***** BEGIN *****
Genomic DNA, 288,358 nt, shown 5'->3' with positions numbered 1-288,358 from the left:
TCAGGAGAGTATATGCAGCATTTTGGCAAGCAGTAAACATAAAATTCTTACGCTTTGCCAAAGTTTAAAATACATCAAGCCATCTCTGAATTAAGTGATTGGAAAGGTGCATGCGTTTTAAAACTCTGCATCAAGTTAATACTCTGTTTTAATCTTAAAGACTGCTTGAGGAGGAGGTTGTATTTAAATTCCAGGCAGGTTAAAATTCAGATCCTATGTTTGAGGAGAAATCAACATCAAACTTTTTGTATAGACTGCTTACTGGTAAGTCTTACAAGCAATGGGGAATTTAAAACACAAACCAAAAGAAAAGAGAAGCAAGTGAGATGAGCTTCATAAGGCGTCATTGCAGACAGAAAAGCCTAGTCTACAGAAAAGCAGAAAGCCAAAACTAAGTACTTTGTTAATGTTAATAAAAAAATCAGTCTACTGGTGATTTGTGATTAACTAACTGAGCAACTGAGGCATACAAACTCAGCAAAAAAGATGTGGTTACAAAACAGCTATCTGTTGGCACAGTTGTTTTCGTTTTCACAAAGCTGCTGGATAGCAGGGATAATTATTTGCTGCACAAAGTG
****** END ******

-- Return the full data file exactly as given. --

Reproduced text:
Genomic DNA, 288,358 nt, shown 5'->3' with positions numbered 1-288,358 from the left:
TCAGGAGAGTATATGCAGCATTTTGGCAAGCAGTAAACATAAAATTCTTACGCTTTGCCAAAGTTTAAAATACATCAAGCCATCTCTGAATTAAGTGATTGGAAAGGTGCATGCGTTTTAAAACTCTGCATCAAGTTAATACTCTGTTTTAATCTTAAAGACTGCTTGAGGAGGAGGTTGTATTTAAATTCCAGGCAGGTTAAAATTCAGATCCTATGTTTGAGGAGAAATCAACATCAAACTTTTTGTATAGACTGCTTACTGGTAAGTCTTACAAGCAATGGGGAATTTAAAACACAAACCAAAAGAAAAGAGAAGCAAGTGAGATGAGCTTCATAAGGCGTCATTGCAGACAGAAAAGCCTAGTCTACAGAAAAGCAGAAAGCCAAAACTAAGTACTTTGTTAATGTTAATAAAAAAATCAGTCTACTGGTGATTTGTGATTAACTAACTGAGCAACTGAGGCATACAAACTCAGCAAAAAAGATGTGGTTACAAAACAGCTATCTGTTGGCACAGTTGTTTTCGTTTTCACAAAGCTGCTGGATAGCAGGGATAATTATTTGCTGCACAAAGTG